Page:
Showing posts with label US Department of Agriculture. Show all posts
Showing posts with label US Department of Agriculture. Show all posts

Mar 13, 2015

Wordology, Fat Free and Free Range

When the dangers of saturated and trans fat became popular headlines, the market was flooded with products that touted their fat-free status. They sometimes contained nearly as many calories as full-fat versions. “Just because it says it’s fat-free, doesn't mean you get a free ride,” says Bonnie Taub-Dix. “Packages could say it is fat free, but be loaded with sugar, and sugar-free products could be loaded with fat.” Check the label for calorie content, and compare it to the full-fat version.

Although a food label may say free range chicken, do not assume your bird was dancing around the farmer's field. The US Department of Agriculture does define the words free range, but there are no requirements for the amount, duration, and quality of outdoor access. “What it’s supposed to mean is that they are out running in a field,” says Bonnie Taub-Dix, nutrition expert and author of Read It, Before You Eat It. “But what it really means is they just have exposure to the outdoors.”

Nov 30, 2012


Scientists announced that they have mapped the entire genome of the domestic pig, revealing that besides providing tasty bacon and sausages, the animal may also be useful in fighting human diseases.

The study published in the journal Nature found that pigs and humans share more than 100 DNA mutations that have previously been linked to diseases like obesity, diabetes, dyslexia, Parkinson's and Alzheimer's, according to US and European researchers.
"In total, we found 112 positions where the porcine protein has the same amino acid that is implicated in a disease in humans," researchers wrote.

Researchers said that because pigs share many of the same complex genetic diseases as humans, the animals would serve as excellent models for studying the underlying biology of human disease.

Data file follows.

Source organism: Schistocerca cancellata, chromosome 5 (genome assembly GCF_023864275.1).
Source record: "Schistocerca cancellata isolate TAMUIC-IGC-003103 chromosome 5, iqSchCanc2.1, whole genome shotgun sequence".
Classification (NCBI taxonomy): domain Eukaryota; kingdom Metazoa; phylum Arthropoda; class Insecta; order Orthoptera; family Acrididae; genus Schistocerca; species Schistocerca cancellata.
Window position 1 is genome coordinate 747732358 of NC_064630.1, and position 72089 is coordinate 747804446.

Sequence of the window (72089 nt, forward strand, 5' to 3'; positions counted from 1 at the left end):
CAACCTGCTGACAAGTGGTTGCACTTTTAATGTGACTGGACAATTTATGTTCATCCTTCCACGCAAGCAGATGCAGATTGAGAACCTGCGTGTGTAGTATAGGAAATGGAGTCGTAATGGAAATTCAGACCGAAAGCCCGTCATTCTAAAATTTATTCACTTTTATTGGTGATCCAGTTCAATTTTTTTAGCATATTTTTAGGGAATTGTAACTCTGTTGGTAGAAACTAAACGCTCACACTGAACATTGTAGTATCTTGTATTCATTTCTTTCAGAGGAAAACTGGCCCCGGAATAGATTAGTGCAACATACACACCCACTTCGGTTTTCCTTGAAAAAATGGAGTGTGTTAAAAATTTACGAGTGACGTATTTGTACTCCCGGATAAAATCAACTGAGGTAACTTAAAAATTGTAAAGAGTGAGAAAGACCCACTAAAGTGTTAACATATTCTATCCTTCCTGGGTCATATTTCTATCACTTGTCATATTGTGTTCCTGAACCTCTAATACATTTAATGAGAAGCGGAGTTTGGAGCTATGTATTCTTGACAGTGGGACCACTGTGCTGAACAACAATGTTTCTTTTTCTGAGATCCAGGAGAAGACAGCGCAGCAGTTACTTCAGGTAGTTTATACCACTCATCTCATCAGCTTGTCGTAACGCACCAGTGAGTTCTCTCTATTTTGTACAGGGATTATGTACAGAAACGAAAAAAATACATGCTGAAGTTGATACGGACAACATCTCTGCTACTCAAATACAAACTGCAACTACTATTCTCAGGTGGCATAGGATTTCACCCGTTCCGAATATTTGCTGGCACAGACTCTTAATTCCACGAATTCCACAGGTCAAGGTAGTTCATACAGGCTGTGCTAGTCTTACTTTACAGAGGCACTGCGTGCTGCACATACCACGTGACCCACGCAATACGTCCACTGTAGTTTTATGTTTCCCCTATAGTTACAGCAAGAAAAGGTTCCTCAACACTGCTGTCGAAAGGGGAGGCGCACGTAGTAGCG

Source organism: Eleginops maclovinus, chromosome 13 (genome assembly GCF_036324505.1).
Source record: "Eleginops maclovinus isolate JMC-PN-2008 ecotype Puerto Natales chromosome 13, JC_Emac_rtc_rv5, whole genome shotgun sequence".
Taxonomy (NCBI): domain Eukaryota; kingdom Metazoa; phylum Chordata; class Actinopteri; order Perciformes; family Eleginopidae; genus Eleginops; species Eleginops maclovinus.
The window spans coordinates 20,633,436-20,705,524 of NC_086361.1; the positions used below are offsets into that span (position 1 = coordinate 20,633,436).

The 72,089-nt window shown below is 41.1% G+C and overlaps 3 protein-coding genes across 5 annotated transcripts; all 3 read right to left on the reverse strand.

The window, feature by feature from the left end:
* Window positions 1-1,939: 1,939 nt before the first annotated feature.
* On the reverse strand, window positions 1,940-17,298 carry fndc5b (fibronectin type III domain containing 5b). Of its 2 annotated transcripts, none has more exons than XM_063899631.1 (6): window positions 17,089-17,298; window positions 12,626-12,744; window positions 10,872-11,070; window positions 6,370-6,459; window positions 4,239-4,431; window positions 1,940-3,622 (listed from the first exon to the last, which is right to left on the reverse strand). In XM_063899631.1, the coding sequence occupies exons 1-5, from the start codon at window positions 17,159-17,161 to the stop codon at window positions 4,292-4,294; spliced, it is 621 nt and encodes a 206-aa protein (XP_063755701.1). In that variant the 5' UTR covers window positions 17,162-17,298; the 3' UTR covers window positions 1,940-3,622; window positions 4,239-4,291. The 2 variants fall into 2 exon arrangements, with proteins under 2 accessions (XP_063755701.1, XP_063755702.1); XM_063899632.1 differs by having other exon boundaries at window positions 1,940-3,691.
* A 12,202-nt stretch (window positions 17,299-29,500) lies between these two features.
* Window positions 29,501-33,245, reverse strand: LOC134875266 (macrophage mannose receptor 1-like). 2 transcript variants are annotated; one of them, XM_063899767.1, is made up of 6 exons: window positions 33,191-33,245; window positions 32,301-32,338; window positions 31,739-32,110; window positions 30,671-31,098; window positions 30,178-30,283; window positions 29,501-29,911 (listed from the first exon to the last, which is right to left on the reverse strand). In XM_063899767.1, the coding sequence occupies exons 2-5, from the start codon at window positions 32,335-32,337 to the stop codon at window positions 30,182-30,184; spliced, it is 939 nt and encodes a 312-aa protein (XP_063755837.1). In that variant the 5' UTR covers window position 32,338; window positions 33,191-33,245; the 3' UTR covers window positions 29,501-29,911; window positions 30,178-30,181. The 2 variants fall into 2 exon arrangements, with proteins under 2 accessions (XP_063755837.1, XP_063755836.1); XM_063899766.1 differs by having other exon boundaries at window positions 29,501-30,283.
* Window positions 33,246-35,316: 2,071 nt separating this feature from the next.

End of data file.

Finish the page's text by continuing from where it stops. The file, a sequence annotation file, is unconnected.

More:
A domestic pig breed is already being used extensively in medical research because of its anatomical similarity to humans, and pig heart valves have been used by doctors to replace faulty human ones.

Scientists can use the new genome map to improve meat production by breeding a new generation of super-pigs that will grow faster, survive longer, produce more offspring and yield more meat for less feed.

"This new analysis helps us understand the genetic mechanisms that enable high-quality pork production, feed efficiency and resistance to disease," Sonny Ramaswany, director of the U.S. Department of Agriculture's National Institute of Food and Agriculture said, according to Reuters.

Scientists in the sequencing project compared the domestic pig's genome to that of the wild boar, human, mouse, dog, horse, and cow.

A recent study also revealed that pigs had the most olfactory receptor genes, which highlights the importance of smell in the scavenger animal's lifestyle, and that pigs also had fewer bitter taste receptors meaning that "pigs can eat food that is unpalatable to humans," which is one of the reasons why pigs have become such a highly valued farm animal. I am still trying to figure out how they will know if a pig has Alzheimer's.

Sep 24, 2010

Bringing Home The Bacon

It has become more expensive than in the past, because of shortage of supply and increased demand. On the store shelves, average retail prices have risen more than $1 per pound since last year, to more than $4, the US Department of Agriculture reports. This is happening in the middle of other price reductions and discounts, due to the poor economy.

Bacon was once thought of only a breakfast food, but now is a round-the-clock food showing up as a garnish on all manner of dishes, including concoctions from a variety of chocolate makers. Almost two billion pounds of bacon are consumed in the United States each year, according to the National Pork Board.

One analyst suggests that demand is up because restaurants, seeking to regain business lost to the tight economy last year, have been adding more bacon to sandwiches and salads to spice up flavors.